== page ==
import { Controller } from "@hotwired/stimulus"

export default class extends Controller {
  static targets = ["open"]

  openTargetConnected() {
    this.open()
  }

  openTargetDisconnected() {
    this.close()
  }

  open() {
    this.element.classList.add("visible")
  }

  close() {
    this.element.classList.remove("visible")
  }
}

This works because Stimulus controllers have a number of lifecycle callbacks. In this case, we want the callbacks that activate when a target is connected and disconnected (that is, added to or removed from the children of the controller element). A target is marked with an attribute: data--target="". We have the ModalController above, and it has an `open` target, so the attribute would be data-modal-target="open". When a DOM node is either added that already has this attribute, or the attribute is added to an existing element, the openTargetConnected method on the ModalController is called.

This means that when Turbo loads the edit page and swaps in the modal, the ModalController will see the open target and give the whole thing the visible class.

Cool, so now what happens when we submit? Well, turbo-frames are limited to one interaction per page load, basically. And since what we want to do is close the modal and update the contents of the index, we'll need something a little more flexible: Turbo Streams.

Turbo Streams let you batch up multiple changes into one response. And, despite their name, you don't have to use them in a streaming context. You can return them from an action, same as anything else.

In our GadgetsController's update action, we need to save the Gadget we just changed in the browser. Then, instead of rendering, we redirect to the index. The index's turbo-stream response will do what we need it to: it will replace the modal with an empty modal, and it will replace the table with a table that contains the new Gadget's information.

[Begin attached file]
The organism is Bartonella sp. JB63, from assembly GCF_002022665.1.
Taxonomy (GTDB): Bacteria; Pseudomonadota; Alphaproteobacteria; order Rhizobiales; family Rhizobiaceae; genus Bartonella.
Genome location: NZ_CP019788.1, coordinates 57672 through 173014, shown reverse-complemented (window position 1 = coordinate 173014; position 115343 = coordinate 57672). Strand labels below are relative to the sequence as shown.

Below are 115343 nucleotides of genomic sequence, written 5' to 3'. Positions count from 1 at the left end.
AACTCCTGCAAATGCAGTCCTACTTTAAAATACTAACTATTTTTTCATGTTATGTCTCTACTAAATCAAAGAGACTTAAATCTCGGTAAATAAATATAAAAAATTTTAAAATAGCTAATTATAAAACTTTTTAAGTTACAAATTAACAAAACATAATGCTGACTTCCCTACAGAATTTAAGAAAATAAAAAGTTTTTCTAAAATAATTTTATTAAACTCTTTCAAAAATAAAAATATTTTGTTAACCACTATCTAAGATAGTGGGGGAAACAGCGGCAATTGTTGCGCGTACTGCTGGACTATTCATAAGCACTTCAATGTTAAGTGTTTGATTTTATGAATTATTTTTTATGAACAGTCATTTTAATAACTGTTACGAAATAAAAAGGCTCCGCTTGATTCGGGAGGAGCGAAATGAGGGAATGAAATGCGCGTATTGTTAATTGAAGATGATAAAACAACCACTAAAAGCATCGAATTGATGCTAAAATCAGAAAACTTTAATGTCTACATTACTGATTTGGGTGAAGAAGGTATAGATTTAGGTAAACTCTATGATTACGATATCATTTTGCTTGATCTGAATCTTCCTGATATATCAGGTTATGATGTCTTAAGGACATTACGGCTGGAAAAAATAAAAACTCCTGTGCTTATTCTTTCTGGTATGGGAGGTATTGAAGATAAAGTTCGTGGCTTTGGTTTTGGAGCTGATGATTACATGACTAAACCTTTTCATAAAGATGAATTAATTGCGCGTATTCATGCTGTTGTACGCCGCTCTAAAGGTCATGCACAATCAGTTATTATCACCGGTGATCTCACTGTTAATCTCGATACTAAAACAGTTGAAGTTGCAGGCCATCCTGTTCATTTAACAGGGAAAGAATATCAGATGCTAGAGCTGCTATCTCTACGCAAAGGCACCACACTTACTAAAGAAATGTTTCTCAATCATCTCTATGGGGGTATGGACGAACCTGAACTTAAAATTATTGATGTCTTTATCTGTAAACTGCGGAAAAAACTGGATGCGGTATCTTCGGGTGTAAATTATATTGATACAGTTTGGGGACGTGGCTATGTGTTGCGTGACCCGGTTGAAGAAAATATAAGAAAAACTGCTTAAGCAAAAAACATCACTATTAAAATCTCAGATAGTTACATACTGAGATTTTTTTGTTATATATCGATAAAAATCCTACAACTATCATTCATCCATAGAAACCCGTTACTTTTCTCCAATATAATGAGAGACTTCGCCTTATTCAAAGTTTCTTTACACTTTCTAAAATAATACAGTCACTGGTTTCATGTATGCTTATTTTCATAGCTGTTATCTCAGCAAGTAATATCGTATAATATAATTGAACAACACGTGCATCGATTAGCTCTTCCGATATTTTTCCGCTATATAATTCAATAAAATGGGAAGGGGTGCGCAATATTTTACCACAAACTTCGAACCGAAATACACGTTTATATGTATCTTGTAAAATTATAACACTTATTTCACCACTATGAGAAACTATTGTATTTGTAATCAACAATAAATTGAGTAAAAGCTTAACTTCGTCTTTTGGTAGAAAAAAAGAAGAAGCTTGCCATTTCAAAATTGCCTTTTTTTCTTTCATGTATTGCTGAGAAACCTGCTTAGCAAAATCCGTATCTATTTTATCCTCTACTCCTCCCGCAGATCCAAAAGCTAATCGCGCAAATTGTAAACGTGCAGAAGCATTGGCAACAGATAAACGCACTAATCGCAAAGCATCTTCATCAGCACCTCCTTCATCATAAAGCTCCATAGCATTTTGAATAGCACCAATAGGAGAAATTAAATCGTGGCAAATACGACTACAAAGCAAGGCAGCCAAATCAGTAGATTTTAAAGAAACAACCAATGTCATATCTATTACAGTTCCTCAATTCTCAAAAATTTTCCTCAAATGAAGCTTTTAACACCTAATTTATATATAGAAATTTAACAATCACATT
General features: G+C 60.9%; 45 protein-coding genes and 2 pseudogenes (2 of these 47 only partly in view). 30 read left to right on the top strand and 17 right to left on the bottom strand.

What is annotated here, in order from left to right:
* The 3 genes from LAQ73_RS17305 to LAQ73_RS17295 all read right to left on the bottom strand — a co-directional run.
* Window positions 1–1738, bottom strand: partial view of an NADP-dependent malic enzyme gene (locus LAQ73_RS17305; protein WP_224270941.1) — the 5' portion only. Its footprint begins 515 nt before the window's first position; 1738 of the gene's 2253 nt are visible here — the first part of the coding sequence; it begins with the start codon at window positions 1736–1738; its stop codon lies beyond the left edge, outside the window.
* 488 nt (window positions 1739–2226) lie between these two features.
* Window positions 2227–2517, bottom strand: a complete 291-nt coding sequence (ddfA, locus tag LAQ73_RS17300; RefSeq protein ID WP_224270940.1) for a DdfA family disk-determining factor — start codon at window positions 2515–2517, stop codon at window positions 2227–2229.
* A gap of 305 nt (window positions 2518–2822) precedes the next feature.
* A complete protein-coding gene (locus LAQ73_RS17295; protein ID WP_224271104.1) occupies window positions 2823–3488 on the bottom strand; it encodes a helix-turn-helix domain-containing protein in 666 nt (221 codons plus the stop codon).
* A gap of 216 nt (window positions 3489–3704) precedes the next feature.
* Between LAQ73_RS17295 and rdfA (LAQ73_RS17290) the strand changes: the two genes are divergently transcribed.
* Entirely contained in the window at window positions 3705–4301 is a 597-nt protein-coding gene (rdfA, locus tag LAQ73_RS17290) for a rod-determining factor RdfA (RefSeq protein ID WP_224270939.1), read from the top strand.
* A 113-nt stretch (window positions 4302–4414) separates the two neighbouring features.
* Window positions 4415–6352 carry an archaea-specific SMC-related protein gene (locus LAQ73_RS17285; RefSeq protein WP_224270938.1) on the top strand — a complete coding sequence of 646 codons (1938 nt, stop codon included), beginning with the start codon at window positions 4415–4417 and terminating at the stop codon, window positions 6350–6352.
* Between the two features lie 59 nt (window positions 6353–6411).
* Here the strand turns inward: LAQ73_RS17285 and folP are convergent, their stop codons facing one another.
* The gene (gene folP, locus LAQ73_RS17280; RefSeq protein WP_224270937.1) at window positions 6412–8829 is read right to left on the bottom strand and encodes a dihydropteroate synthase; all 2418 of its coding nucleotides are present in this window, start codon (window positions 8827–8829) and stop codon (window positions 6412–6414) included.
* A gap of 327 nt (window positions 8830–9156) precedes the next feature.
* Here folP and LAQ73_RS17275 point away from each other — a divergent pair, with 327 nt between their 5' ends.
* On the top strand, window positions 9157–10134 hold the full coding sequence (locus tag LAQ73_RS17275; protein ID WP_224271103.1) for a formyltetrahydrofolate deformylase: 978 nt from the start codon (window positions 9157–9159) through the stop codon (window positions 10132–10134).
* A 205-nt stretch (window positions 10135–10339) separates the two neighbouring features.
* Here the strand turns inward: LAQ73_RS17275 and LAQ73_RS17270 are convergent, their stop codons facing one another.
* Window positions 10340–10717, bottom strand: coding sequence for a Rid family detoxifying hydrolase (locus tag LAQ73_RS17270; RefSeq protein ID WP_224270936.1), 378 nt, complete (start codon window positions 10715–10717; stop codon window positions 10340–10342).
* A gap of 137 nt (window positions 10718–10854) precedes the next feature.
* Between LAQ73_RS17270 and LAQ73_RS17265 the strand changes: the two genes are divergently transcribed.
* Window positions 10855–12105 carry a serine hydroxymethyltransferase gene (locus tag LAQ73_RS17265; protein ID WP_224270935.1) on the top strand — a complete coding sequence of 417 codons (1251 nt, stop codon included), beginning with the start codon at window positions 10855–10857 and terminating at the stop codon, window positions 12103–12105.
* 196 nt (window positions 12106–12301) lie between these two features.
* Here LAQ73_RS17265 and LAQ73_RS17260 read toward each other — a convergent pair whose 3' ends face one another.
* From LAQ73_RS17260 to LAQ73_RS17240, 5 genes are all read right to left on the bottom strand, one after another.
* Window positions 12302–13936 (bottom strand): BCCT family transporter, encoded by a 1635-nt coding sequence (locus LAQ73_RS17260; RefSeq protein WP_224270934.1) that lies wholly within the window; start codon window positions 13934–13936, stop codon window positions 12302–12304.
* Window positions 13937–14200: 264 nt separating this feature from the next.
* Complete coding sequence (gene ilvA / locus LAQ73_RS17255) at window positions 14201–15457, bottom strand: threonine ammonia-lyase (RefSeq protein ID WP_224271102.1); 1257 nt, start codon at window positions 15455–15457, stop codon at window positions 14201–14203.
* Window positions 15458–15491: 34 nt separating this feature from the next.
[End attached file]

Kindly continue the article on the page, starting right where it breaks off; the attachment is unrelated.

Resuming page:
This change to the index action is pretty small. It's using already-existing functionality:

respond_to do |format|
  format.html
  format.turbo_stream
end

If you are using the turbo-rails gem, this format will be created for you. This, then, should be what app/views/gadgets/index.turbo_stream.erb looks like (and you can, of course, extract whatever you want into partials):

<turbo-stream action="replace" target="modal-content">
  <template>
    <turbo-frame id="modal-content"></turbo-frame>
  </template>
</turbo-stream>

<turbo-stream action="replace" target="gadgets-table">
  <template>
    <table id="gadgets-table">
      <% @gadgets.each do |gadget| %>
        <tr>
          <td><%= gadget.name %></td>
          <td><%= link_to "Edit", edit_gadget_path(gadget), data: { "turbo-frame": "modal-content" } %></td>
        </tr>
      <% end %>
    </table>
  </template>
</turbo-stream>

Now, when the user submits the form and it saves successfully, the update action will redirect to index and index will render the above turbo-stream. Turbo will replace the modal-content which will make Stimulus close the modal, and it will update the table to reflect the new value of the
Gadget.

The best part of all of this is that this is just using existing web paradigms. And if the user (for whatever reason) doesn't have javascript enabled, this will Just Work in exactly the same manner (albeit a little slower) because of the progressive enhancement on top of the multi-request cycle. And with Javascript, it never reloads the page.